Argentina, Brazil and Uruguay staged Paraguay's suspension from Mercosur and Unasur after a Senate impeachment that removed former President Fernando Lugo from power and installed Franco, his deputy, as the president.
Mercosur called the change a coup and tried, unsuccessfully, to have Paraguay voted out of the Organization of American States as well.
Independent observers told a different story, however. An OAS fact-finding mission that visited Asuncion discounted Mercosur's argument the new government was opposed to restoration of democratic rule.
Last week, Brazil indicated it wanted Paraguay back in the organization. Franco said he felt confident the suspension could be lifted soon.
Mercosur's reasons for suspending Paraguay from the trade bloc have only redirected attention to the campaign nations' democratic record in embarrassing detail.
Brazil is shaken by corruption investigations implicating former President Luiz Inacio Lula da Silva. Argentina is facing international charges of manipulating economic growth data, suppressing labor and the media and Uruguay is frequently taken to task for chronic economic disparities.
All three have also faced charges of discriminating against indigenous communities.
Mercosur's reported rethink on the suspension of Paraguay follows reports that Argentina and Brazil will suffer huge losses in trade and economic exchanges if their neighbor's suspension from Mercosur continues.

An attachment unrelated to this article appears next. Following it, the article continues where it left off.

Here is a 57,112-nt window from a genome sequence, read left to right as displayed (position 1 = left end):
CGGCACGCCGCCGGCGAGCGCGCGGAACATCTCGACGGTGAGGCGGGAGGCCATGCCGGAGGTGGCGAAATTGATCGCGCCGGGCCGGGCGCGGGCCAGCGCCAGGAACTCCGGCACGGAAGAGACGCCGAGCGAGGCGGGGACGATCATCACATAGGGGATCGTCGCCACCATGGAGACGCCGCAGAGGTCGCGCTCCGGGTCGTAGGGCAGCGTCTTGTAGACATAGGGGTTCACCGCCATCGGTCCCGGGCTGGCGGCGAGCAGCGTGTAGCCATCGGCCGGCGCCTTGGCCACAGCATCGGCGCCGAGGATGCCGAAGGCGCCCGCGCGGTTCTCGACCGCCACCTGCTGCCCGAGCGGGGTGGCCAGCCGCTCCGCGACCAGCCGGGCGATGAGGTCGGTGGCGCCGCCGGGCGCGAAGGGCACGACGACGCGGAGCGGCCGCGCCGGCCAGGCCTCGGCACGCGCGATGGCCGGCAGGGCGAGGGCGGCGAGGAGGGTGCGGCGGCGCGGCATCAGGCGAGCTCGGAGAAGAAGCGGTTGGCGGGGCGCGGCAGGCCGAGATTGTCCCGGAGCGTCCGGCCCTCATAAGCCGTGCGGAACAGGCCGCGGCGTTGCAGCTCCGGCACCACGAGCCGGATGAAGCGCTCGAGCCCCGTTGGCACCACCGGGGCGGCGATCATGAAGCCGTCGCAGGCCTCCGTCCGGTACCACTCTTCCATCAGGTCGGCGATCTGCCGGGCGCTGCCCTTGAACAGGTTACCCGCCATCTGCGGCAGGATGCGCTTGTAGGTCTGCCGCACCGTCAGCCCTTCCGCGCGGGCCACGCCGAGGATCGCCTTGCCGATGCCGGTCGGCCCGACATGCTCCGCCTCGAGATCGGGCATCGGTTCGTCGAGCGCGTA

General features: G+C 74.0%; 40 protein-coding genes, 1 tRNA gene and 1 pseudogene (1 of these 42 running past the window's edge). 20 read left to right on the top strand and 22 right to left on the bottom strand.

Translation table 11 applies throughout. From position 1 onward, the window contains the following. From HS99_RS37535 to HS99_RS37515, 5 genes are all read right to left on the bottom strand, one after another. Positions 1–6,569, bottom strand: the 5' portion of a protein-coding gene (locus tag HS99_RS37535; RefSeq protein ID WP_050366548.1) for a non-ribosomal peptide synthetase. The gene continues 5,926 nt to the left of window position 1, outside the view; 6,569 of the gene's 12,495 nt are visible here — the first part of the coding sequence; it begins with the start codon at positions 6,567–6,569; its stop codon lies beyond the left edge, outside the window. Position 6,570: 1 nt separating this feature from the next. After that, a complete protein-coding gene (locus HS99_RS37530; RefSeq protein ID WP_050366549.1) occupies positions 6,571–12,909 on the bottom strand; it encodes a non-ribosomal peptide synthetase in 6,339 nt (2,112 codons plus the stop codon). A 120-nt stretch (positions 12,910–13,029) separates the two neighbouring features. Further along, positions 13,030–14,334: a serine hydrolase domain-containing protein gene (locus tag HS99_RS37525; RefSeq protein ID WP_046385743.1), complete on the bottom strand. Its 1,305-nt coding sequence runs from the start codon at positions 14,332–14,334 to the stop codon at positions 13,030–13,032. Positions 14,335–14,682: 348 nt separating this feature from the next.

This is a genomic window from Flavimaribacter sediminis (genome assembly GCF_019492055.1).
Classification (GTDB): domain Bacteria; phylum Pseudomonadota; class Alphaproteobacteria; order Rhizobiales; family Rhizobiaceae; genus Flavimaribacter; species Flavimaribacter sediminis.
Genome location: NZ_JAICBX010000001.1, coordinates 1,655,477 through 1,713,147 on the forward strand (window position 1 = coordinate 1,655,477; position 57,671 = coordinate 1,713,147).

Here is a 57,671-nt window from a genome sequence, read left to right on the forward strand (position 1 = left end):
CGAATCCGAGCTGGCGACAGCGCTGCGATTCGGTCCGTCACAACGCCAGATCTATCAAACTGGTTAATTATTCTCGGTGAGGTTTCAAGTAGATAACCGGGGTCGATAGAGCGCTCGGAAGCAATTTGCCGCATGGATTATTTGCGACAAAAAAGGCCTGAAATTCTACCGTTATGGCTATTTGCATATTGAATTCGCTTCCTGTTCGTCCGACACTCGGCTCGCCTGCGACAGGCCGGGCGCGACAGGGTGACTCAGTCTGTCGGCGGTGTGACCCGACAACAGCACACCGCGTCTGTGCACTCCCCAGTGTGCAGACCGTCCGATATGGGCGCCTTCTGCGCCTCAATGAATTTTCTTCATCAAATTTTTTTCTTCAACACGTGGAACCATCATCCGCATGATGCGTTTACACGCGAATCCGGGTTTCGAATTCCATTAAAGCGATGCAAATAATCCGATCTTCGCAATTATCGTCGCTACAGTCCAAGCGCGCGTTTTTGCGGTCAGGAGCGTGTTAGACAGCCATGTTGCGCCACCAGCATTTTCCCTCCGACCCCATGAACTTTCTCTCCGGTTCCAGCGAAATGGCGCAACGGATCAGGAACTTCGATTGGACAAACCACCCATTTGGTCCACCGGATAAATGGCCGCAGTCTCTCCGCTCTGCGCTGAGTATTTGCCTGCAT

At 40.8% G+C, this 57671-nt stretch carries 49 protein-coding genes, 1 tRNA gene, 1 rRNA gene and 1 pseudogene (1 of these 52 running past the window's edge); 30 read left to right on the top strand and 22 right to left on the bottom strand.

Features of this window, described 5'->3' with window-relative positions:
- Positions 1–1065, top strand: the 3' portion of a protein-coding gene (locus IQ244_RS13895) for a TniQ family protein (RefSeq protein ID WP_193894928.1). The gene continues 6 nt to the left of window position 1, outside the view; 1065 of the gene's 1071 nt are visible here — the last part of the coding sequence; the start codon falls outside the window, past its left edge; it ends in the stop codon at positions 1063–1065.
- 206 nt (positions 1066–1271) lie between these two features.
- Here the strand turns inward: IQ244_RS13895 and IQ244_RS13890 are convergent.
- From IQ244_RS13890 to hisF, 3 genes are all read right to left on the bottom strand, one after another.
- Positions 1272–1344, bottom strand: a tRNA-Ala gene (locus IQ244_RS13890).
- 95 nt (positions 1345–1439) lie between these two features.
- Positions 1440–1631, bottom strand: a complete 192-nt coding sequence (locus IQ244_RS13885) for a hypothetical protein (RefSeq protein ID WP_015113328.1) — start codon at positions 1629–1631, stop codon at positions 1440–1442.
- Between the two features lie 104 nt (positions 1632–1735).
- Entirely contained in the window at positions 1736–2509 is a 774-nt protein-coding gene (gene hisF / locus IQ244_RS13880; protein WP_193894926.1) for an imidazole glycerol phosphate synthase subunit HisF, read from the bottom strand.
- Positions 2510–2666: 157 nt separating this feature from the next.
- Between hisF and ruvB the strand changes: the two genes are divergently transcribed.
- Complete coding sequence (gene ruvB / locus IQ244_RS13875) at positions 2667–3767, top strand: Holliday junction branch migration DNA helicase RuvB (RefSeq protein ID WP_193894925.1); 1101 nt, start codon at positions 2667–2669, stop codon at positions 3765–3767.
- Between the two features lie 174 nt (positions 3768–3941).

Paraguay's economy contracted about 1.5 percent this year but is projected to grow 9.5 percent on the back of a boom in soybean production.
The country's expected economic growth is drawing trading partners from outside Mercosur, a fact not lost on Argentina, Brazil and Uruguay.
Brazilian Foreign Minister Antonio Patriota said last week Paraguay could resume membership of Mercosur and Unasur without the need to wait for presidential elections next years after Paraguay's verifiable compliance with democratic rules.
"Paraguay can rejoin regional organizations once full compliance of democracy is verified by members of Mercosur and Unasur which means Paraguay will not need to wait until April 2013 presidential elections," Patriota said.
He welcomed Franco's pledge to have elections next year. Analysts said Franco had promised to have the elections soon after coming to power and Patriota's comment indicated Mercosur eagerness to mend fences with Paraguay.
After repeated criticisms of Paraguay, Uruguay too has been speaking of the healing of wounds over time.
"We expect the electoral process to be clean, transparent, and clear and with guarantees for all involved particularly for those who have been removed from office, and more specifically President Lugo and left wing sectors," Uruguayan Foreign Minister Luis Almagro said.
Patriota said Mercosur had done its utmost to ensure the suspension didn't affect the Paraguayan people or economy, a remark described by analysts as a conciliatory gesture.
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